Some critics didn’t exactly love this eighth album from alternative indie band The Dandy Warhols and overall it didn’t receive quite as much praise as some of their earlier, more commercial outings.
Imagine my surprise, then, when I actually sat back and listened to the damn thing to find that it’s actually… good!
The album begins with a really cool booming bass-line which dominates its first song “Sad Vacation”. It’s a slow-burn which gets lighter and fuller as it goes on and, all in all, it ends up being a very enjoyable track. As does its follow-up, “The Autumn Carnival”, another extremely cool song that manages to be both moody and loads of fun. So far, so good.
“Enjoy Yourself” is an entertaining and energetic Iggy Pop-esque effort which is both punky and poppy. It’s one of those songs that’s so interesting in how it merges certain instruments and styles that maybe shouldn’t work together that you can’t help but listen to it all the way through just to see how it develops. The result sure doesn’t disappoint. The same could be said about “Alternative Power To The People”, an odd entry into the album which opens with a badass rhythm before throwing all sorts of weirdo sounds, electronic bleeps, bloops and distorted voices at us for ages. It’s musical cubism and it shouldn’t work, it really shouldn’t, but by some off-beat miracle, it does.
The fifth song on the album, “Well They’re Gone”, is a slower and darker track with accordions marking the beat. Singer Courtney Taylor-Taylor brings out his gloomier tones for this one and the song builds to something both creepy and beautiful at the same time. You could have easily seen Tom Waits or Lou Reed take on this one but Taylor-Taylor makes it his own nonetheless. It’s followed by “Rest Your Head”, another deep-voiced, atmospheric tune. This time, however, the vibe is more grand and nostalgic than sinister. Both very good, unique songs.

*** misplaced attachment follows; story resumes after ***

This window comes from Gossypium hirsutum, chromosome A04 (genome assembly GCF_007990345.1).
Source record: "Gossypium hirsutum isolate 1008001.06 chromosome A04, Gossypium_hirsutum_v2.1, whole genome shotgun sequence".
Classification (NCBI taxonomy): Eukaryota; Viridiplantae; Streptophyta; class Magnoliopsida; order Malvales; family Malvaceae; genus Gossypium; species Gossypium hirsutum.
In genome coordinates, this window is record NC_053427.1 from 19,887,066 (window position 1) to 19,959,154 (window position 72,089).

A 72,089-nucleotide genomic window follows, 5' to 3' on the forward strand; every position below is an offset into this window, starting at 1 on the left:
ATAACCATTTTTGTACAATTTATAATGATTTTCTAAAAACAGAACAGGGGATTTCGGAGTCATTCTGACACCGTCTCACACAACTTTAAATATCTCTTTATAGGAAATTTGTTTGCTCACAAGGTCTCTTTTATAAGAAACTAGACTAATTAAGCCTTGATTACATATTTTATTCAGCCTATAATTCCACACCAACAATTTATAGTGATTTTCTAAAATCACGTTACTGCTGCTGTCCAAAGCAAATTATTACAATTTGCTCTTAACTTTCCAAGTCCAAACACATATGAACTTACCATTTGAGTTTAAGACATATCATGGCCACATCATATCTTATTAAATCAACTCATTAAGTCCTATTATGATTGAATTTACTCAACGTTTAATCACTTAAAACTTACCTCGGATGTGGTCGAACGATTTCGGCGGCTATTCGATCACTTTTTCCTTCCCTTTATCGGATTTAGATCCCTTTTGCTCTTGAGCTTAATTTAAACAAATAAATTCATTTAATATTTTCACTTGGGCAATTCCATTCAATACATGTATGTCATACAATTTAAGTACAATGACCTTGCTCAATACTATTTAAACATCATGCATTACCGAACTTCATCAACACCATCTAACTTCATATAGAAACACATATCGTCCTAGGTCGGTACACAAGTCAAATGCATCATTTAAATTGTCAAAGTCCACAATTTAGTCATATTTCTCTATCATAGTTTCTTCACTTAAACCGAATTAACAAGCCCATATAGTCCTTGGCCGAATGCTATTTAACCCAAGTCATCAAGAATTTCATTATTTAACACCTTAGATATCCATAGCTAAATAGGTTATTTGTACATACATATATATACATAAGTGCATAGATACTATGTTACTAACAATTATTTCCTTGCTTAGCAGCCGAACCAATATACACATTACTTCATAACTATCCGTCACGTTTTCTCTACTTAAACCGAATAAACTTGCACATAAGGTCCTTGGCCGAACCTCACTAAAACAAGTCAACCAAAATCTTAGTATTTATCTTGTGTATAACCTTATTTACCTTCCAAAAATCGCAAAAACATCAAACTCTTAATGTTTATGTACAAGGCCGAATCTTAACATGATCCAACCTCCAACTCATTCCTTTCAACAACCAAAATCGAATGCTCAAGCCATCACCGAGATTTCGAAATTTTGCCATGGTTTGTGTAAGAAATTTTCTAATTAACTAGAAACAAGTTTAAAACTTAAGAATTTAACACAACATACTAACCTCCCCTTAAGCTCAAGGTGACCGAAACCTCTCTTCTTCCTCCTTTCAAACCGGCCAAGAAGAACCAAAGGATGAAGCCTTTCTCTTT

Speaking of unique, how about a Dandy Warhols blues song which opens with a jazzy saxophone? Well that’s what “16 Tons” is there for! It’s, in fact, a Merle Travis cover but, in that particular band’s hands, it comes off as much more random and altogether bonkers. It’s short and sweet and just a tiny bit genius. So after giving us some sax, we’re given some trumpets in “I Am Free”, a fun, eclectic, Magnetic Fields-style upbeat track with, indeed, a trumpet solo about halfway through. Another fun, experimental song is “Seti vs The Wow! Signal” which is all over the place but in a surprisingly good way.
The last two songs on the album are “Don’t Shoot She Cried” and “Slide”. The former is a longer track with a long, slow build-up. It’s cloudy, instrumental and experimental but it doesn’t really build up to much. It’s mostly just trippy musical ramblings suggesting perhaps a drug switch? Just sayin’: what goes up must come down. That said, the song works well as a kind of break before the album unveils its final song. Speaking of which, “Slide” ends This Machine on a mellower, sweeter note and delivers a nice, if not too memorable, melody.
Can’t believe some people called this album more “sober”.
So that’s The Dandy Warhols’ 2012 album and, you know what? I really like it.
Very quickly, it becomes apparent why not all critics took to it: it’s not that commercial. The album doesn’t go for cheap gimmicks like overly catchy choruses or songs built entirely around a single hook. Which means that it’ll be hard for Vodafone to pick a song for one of their crappy ads and the album won’t please those more uptight listeners but, in my book, that’s a good thing.
This Machine is a very solid and creative album which true Dandy Warholians should have a ball listening to. I know I did.
That’s 4 Dandy Warhols out of 5 for a cool, underrated little album I definitely recommend checking out.